Do you go out to try new things each and every time or just let things organically explore?

Photo by Carl @ Chalkman Video Studios

A bit of both, often people leaving or joining the band has significantly changed the sound because we don’t want to just try to emulate what old members did.

Tell us about the new track, for us your most unique and tenaciously mischievous song yet and the premise to its tale.

Essentially I (Jordan) was having a YouTube history binge and stumbled upon the Okhrana. It’s quite a dark theme considering what they did but for some reason it inspired.

You linked up with those great filmmakers Chalkman Video. How did that link up come about?

We know Carl of Chalkman through Rio Goldhammer from the band 1919. Rio also owns Bunnysnot Records that put out our second EP.

Tell us about the shoot and how you all came up with the idea and feel of the film with its great sinister tone and lighting?

That’s 100% Carl. We went to him not really knowing what we wanted so he did all the creative work and we love him for it. Really happy with how it came out.

Is the song typical of what we can expect in the near future from the band and what is next from Modern Day Dukes?

We’re mid-way through recording an album; the other tracks that are completed are totally different shades of Modern Day Dukes.

Tell us how the songwriting process works within the band.

Normally one of us writes 90% of a song then we work together fine-tuning it. The latest single, Okhrana was written by Jordan and in the practice room we added the middle 8 and changed up some sections a little bit.

What has the rest of the year in store for the band gig wise?

We’ve been asked to do a few acoustic with Blacklist Saints so it’s mostly that. I’d love to book a few more full-band acoustic shows; it means we get to play a mix of old and new songs with weird stripped back arrangements.

Our big thanks again, any last thoughts you would like to share?

Cheers for interviewing us Pete. Stay in school, ‘cos Jordan didn’t and now he has to play drums for Modern Day Dukes.

 

   https://www.facebook.com/moderndaydukes/    http://www.moderndaydukes.co.uk/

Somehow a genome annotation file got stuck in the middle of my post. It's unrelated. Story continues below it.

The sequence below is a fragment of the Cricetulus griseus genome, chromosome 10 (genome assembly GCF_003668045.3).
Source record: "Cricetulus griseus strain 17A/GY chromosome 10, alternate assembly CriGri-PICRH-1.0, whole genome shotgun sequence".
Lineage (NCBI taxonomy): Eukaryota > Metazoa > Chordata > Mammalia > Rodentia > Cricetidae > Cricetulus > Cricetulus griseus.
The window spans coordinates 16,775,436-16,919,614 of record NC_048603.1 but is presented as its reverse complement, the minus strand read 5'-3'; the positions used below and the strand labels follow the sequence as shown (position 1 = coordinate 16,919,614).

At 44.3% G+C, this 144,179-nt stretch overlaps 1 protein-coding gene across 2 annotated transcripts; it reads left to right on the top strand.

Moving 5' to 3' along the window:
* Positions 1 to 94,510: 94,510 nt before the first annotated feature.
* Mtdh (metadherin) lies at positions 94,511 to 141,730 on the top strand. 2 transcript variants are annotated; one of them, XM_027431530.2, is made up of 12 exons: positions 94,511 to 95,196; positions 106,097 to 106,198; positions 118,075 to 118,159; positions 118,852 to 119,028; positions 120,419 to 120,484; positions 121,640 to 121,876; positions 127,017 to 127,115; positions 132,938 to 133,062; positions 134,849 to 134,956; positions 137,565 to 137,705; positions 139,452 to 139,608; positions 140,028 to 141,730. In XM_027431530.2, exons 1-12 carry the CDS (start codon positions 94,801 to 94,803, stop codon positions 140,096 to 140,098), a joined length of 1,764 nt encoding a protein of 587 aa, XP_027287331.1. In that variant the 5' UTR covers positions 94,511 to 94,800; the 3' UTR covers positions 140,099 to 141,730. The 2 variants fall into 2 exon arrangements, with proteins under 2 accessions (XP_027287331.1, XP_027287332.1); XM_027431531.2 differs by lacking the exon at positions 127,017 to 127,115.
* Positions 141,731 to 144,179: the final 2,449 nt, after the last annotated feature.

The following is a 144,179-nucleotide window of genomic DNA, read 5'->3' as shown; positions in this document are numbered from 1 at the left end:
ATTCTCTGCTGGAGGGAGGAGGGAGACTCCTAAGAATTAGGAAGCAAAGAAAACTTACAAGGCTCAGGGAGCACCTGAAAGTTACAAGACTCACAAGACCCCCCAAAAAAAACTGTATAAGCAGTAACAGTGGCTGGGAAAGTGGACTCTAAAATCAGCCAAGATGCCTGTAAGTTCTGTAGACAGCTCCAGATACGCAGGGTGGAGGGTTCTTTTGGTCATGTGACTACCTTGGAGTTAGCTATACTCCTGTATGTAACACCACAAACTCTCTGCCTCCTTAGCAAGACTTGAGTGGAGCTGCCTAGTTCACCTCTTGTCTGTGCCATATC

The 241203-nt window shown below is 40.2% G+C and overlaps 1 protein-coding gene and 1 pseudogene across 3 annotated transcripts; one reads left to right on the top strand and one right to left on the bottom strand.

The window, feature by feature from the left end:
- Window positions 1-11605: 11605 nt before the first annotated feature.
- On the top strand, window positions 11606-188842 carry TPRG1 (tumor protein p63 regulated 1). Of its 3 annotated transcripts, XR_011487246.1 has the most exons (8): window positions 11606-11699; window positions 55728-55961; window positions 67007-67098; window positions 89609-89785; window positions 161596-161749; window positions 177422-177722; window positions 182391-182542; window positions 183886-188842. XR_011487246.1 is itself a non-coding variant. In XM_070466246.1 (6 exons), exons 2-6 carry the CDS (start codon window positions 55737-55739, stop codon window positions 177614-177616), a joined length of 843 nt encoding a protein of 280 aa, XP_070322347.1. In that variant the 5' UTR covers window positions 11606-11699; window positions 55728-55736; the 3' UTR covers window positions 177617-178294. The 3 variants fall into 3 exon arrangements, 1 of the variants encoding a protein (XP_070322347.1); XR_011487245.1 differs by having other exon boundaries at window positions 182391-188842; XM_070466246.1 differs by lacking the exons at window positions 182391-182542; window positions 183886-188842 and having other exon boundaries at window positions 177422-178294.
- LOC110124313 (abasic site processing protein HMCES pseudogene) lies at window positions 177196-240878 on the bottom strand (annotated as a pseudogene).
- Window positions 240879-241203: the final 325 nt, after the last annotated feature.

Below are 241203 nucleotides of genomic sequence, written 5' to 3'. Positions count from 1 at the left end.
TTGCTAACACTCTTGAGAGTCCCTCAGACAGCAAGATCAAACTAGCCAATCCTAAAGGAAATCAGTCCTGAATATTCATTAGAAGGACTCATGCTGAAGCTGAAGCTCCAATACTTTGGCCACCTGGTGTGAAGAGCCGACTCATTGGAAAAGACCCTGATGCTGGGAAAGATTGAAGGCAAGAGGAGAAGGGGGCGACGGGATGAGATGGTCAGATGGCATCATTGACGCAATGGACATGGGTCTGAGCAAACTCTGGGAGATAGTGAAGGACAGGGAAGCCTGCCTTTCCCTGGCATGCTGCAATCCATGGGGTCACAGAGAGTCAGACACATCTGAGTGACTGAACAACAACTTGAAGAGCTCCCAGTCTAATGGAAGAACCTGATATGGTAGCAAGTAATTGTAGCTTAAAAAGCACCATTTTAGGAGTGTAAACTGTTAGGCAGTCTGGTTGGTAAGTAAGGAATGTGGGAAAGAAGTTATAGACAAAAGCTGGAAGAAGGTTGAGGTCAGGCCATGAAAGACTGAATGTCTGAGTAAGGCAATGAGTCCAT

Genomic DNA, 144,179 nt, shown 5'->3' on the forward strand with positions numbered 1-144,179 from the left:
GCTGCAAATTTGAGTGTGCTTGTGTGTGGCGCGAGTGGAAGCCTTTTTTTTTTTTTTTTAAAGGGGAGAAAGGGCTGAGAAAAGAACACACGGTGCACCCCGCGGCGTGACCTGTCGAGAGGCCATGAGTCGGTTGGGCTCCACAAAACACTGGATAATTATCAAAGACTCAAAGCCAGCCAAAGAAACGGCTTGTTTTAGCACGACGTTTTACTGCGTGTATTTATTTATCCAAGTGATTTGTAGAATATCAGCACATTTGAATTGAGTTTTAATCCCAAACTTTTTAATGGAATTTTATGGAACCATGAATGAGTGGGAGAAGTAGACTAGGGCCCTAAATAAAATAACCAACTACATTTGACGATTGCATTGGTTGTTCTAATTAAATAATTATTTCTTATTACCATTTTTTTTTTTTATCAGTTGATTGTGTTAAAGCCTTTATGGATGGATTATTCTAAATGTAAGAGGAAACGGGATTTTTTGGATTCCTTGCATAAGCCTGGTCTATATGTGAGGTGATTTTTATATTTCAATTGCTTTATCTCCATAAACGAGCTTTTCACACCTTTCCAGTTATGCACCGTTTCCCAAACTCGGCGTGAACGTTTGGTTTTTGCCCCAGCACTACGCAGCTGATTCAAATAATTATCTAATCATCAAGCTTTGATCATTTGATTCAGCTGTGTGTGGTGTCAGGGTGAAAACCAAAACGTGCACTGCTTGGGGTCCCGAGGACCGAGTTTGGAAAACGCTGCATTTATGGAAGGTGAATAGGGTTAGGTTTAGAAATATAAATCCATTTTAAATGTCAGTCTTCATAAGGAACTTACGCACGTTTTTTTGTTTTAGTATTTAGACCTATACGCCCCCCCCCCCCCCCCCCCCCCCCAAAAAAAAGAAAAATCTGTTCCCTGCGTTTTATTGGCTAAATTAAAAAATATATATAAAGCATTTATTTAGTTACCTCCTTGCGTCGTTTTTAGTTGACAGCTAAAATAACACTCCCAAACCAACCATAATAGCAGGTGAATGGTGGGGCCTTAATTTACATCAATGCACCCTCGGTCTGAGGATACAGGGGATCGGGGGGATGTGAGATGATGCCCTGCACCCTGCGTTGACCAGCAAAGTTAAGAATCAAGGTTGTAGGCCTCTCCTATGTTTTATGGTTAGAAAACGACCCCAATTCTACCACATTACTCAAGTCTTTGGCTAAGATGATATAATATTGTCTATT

Pete RingMaster 01/11/2017

Copyright RingMaster: MyFreeCopyright

Madder Than A Full Moon Dog DVD

dvd cover

     Lunacy, mayhem, and most of all a celebration of heavy metal and of a lost brother to the genre, Madder Than A Full Moon Dog is one of those films and experiences you come out of feeling you were there and part of something special. Filmed at the UK’s Full Moon Dog Festival in 2012, the DVD throws sweat, noise, and passion at the senses, all rolled up in the love of one of metal’s charismatic frontmen.

     Held at the Cockpit in Leeds, the 2012 Full Moon Dog Festival shows you via the film everything a major festival does not have, the intimacy and unbridled passion of the bands, organisers, and fans united in one purpose, music and celebration. Bringing a mix of live performances, interviews, and back stage antics, there is no selfish intent or endeavour to the occasion which in itself makes the event and film a refreshing encounter. Though not surprising, the affection for Jay-Jay Winter, one of the founders and vocalist/bassist of Asomvel, just fires up the emotions as the camera takes the viewer right into the heart of the festival. Sadly taken from the world in 2010 in a road accident, Asomvel and UK metal was hit hard by the loss of one of the most potent metal protagonists but picked themselves up with the presence of the man still by their side. The event celebrates and parties with his spirit as a host of bands and fans revel in his inspiration and the muscular arms of heavy energy dealing rock ‘n’ roll.